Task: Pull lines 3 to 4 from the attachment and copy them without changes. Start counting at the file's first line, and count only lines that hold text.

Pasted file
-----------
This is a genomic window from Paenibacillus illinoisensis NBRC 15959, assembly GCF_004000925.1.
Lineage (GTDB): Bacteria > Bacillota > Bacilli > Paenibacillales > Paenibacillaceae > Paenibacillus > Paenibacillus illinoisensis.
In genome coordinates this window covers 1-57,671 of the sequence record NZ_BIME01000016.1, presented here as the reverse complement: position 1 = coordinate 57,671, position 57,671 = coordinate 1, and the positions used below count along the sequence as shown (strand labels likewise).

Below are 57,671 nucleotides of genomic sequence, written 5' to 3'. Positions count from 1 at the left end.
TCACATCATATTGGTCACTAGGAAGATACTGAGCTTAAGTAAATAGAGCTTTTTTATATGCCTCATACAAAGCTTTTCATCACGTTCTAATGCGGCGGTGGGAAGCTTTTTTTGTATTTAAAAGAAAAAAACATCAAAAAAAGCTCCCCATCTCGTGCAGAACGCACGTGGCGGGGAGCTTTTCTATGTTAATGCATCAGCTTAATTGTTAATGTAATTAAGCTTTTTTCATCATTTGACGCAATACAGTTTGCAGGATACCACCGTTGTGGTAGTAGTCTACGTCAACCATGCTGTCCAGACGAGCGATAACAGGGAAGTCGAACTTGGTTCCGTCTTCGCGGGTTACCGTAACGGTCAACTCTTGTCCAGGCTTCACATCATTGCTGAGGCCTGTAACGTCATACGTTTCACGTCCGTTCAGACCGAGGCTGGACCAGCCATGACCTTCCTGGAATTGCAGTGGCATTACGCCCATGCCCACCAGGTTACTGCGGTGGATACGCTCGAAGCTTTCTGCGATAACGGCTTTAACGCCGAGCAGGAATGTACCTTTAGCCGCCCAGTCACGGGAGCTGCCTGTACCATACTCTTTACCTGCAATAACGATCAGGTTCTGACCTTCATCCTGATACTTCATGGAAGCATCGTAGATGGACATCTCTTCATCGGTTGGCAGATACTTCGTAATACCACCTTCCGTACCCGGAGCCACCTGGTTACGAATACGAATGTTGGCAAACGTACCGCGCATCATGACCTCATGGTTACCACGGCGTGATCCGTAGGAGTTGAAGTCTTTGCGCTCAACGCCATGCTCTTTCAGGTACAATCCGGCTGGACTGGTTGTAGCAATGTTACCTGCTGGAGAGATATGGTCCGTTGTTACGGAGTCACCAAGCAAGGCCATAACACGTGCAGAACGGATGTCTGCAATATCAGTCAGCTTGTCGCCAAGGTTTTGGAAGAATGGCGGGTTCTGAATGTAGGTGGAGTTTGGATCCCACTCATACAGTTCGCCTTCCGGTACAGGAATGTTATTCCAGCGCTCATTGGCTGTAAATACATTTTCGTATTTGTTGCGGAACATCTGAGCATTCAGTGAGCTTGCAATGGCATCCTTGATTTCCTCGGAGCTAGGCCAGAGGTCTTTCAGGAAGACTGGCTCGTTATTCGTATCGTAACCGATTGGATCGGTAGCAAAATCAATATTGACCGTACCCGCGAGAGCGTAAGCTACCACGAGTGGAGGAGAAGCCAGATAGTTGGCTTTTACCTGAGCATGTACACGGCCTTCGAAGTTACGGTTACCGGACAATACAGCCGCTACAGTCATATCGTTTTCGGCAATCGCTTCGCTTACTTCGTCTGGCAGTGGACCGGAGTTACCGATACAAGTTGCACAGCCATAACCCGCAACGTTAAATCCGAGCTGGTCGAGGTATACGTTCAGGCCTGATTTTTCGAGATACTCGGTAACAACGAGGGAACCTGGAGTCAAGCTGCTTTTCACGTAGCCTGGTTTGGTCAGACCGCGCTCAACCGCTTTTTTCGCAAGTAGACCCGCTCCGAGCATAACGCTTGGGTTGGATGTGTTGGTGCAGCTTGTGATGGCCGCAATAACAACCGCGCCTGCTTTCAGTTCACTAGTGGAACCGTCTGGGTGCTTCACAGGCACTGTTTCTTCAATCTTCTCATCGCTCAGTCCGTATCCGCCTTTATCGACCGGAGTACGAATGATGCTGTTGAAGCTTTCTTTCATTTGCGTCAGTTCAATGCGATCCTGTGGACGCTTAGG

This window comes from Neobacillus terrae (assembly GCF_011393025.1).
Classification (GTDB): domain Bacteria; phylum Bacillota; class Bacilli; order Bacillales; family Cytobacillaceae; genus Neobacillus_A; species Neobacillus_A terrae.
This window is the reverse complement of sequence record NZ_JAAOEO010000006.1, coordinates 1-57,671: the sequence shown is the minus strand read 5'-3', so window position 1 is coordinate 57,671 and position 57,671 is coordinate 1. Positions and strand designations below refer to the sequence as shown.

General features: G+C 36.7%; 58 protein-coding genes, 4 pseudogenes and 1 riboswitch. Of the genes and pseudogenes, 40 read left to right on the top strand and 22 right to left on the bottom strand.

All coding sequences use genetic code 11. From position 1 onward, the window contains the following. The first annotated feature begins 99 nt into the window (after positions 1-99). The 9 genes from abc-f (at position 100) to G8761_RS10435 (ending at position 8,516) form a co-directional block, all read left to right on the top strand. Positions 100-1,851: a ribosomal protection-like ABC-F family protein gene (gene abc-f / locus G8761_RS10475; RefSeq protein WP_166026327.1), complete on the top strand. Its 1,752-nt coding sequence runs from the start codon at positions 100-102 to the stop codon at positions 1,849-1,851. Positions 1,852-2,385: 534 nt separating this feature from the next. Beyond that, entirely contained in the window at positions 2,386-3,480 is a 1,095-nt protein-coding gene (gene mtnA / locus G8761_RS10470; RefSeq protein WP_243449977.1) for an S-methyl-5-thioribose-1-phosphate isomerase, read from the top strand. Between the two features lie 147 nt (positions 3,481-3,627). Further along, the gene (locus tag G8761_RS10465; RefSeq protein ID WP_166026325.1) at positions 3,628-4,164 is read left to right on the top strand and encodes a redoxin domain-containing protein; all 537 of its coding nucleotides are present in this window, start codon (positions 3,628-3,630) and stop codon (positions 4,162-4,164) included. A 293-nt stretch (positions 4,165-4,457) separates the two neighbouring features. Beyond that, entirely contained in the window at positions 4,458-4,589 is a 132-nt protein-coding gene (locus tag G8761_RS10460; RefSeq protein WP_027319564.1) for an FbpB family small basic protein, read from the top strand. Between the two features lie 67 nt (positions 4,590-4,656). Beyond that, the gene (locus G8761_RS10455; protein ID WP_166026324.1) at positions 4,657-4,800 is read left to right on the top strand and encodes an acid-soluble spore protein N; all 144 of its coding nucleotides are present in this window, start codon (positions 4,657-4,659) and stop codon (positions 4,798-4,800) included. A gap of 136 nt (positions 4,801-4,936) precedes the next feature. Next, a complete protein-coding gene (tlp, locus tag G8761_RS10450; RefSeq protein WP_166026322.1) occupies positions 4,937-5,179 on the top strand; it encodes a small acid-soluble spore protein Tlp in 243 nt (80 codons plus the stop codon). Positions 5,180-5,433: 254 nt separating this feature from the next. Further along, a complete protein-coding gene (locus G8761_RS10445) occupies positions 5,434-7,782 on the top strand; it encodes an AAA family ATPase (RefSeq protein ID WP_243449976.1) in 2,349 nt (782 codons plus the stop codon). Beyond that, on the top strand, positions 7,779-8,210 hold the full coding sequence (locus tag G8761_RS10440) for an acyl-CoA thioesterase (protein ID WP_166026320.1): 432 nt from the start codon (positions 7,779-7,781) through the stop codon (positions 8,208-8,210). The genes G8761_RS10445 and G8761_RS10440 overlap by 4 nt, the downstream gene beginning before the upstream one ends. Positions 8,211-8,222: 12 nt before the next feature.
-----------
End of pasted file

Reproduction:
In genome coordinates this window covers 1-57,671 of the sequence record NZ_BIME01000016.1, presented here as the reverse complement: position 1 = coordinate 57,671, position 57,671 = coordinate 1, and the positions used below count along the sequence as shown (strand labels likewise).

Below are 57,671 nucleotides of genomic sequence, written 5' to 3'. Positions count from 1 at the left end.